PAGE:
> Debian.  As most folks already know, Red Hat has drastically changed 
> their strategy, and we ultimately must make *some* relatively drastic 
> changes no matter what.  And, we intend not to switch to RHEL (though 
> not for financial reasons).  This gives us the opportunity, 
> welcome or 
> not, to consider other distributions.  And even other OS's -- we're 
> frankly not closed to the idea of ultimately switching platforms 
> entirely to BSD or Solaris.  So with this in mind,
> 1.)  One of the biggest reasons we went with Red Hat many 
> years ago was 
> RPM.  Of course I know that Debian has a package system, and there're 
> constant arguments about which is better, if either.  What I wonder, 
> though, is how they compare for the purposes of security 
> checking.  On a 
> Red Hat system, practically any file or directory outside of 
> /home can 
> be found within the RPM database.  We can check each and 
> every file, its 
> MD5 hash, etc.  It's like having a built-in Tripwire installation so 
> long as you trust the RPM database.  We've modified the RPM 
> installation 
> such that we can trust it more than we trust Tripwire.  Do Debian 
> packages have similar security built-in?
> 2.)  A related reason we used Red Hat was that practically 
> anything you 
> could want to use was pre-packaged in a simple to install 
> RPM.  And they 
> were typically pretty high quality RPM's, and very often well 
> maintained.  Do admins typically find that they're able to 
> find Debian 
> packages for most software they're typically interested in using?  I 
> realise this varries greatly between markets, but I guess what I'm 
> asking is do you usually find 70% of the packages you're 
> interested in 
> in Debian package format, and well maintained?  80%?  Just a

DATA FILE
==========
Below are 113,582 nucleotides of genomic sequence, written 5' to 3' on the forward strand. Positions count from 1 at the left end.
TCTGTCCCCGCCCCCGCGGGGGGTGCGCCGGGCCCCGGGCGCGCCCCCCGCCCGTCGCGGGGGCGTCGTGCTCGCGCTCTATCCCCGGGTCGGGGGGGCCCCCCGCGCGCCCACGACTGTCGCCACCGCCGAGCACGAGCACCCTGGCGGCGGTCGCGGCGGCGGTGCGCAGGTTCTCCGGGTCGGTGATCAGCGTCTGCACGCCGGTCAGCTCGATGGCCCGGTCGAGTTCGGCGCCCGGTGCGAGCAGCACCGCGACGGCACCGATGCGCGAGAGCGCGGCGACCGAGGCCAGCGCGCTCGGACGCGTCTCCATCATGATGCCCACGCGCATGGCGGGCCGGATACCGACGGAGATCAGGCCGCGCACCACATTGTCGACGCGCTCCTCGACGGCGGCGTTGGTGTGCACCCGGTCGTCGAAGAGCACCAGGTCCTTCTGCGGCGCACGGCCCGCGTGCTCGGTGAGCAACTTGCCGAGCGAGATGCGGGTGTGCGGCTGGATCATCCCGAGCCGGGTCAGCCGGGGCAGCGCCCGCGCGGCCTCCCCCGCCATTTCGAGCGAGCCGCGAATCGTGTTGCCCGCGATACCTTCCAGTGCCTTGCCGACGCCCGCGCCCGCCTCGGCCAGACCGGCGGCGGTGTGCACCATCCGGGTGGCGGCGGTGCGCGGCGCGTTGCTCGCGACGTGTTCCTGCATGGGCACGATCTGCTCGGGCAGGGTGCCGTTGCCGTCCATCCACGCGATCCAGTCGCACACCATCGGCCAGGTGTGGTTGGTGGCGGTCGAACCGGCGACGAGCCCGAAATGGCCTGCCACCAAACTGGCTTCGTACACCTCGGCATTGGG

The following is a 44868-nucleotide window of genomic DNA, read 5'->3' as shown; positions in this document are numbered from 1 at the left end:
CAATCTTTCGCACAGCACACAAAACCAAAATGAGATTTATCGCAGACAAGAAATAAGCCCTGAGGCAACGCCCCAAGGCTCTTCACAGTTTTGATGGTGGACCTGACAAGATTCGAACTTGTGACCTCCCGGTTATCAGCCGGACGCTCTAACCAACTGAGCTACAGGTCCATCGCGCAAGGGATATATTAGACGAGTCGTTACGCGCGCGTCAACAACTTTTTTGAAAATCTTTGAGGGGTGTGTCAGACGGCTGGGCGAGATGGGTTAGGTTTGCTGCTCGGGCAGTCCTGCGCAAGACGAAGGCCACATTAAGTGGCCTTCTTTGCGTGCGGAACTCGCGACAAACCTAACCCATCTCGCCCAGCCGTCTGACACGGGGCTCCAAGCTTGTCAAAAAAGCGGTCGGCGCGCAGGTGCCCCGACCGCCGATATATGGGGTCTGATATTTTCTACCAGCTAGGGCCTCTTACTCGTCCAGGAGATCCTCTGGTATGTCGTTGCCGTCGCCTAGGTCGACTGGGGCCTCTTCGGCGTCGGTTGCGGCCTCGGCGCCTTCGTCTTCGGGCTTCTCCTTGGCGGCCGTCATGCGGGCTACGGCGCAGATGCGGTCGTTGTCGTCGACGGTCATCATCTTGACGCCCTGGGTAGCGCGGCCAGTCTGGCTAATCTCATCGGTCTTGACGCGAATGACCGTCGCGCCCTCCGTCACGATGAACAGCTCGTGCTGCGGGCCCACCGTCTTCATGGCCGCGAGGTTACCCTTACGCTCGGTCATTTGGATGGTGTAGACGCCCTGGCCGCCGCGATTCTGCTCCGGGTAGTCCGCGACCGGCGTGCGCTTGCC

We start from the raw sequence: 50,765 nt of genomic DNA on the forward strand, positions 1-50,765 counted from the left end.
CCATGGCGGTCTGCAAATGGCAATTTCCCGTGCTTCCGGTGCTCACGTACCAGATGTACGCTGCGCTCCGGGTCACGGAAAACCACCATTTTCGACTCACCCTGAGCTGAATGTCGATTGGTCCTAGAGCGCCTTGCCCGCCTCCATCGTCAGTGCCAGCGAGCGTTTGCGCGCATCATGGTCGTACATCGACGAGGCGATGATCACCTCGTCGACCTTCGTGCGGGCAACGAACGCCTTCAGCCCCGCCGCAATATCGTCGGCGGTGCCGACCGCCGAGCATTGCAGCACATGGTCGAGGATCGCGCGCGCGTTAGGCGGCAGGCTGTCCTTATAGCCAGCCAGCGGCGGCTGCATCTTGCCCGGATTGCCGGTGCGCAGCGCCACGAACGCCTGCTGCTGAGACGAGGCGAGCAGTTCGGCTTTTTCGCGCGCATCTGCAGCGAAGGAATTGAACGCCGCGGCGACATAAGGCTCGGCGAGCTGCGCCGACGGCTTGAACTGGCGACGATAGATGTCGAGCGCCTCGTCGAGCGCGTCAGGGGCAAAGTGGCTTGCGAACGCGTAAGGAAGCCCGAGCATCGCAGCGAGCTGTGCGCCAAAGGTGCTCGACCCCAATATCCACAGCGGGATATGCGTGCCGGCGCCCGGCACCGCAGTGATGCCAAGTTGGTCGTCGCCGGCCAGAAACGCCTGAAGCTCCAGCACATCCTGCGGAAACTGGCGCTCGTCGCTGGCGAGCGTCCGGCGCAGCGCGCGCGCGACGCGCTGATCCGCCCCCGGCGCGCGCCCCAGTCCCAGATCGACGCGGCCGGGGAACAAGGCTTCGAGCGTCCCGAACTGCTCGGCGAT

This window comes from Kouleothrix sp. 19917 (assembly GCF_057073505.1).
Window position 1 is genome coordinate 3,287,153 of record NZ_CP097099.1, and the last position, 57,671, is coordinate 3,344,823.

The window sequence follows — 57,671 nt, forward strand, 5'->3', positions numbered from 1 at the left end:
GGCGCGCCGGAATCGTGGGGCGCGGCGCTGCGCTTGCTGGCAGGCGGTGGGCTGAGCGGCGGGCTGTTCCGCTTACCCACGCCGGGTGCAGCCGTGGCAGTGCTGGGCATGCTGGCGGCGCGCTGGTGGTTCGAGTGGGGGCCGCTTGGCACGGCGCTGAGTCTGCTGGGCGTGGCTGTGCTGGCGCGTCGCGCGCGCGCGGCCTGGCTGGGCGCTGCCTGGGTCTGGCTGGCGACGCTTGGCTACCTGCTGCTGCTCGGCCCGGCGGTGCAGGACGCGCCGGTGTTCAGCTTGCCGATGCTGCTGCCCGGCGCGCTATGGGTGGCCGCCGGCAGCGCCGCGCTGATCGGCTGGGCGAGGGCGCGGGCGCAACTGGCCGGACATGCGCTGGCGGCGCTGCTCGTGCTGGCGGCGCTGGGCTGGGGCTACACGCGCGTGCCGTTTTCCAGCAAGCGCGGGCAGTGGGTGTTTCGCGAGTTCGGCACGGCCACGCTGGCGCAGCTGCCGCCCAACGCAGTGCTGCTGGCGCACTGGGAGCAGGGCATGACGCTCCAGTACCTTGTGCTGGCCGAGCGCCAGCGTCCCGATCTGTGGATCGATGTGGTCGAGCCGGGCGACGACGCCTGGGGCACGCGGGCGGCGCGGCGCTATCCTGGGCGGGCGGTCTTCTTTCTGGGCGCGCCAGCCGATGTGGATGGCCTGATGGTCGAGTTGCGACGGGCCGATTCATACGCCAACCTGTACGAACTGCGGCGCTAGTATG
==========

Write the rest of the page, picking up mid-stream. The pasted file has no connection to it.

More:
> general idea.
> 3.)  I read quite a bit of the Web site, and see that in general, 
> releases seem to be very far and few between.  This is 
> advantageous to 
> ISP's, of course, because we want things to just "work".  Is my 
> perception correct in that releases are far apart?  When is the next 
> release expected?  How significant is the difference from, 
> say, 3.0 and 
> 3.1.  Can you just install a bunch of packages and call it an 
> upgrade, 
> or do you have to go through a whole ordeal as you do between 
> Red Hat .X 
> versions?
> 4.)  How long are previous versions maintainaned with patches 
> and such?  
> Or to restate this, how long after a new version is released are you 
> FORCED to upgrade in order to maintain security?  How drastic are the 
> changes in between minor version increments (say, 3.0 to 3.1)?  For 
> example, Red Hat has tended to make significant kernel upgrades and 
> glibc upgrades in minor version changes, and has caused significant 
> incompatibilities that have caught us by surprise.
> 5.)  Of course we'll be testing it extensively ourselves, but 
> what would 
> you say the most significant differences, both from a user 
> and an admin 
> perspective, are between Debian and <Brand X> Linux?  Or, 
> maybe better 
> stated, why Debian?  I know that's a religeously charged 
> question, but 
> at the moment our only position is "not RHL."  We're open to being 
> converted ;-)
> 6.)  And finally, if you care to toss in any ideas or info, I'm very 
> glad and excited to hear it.  For instance, if you were going 
> to switch 
> all your systems within the next year, would you choose 
> something else?  
> A BSD port?  Go back to Solaris?  Novell?  SCO?  Just kidding.
> Thanks very much!
>     -Fred Whipple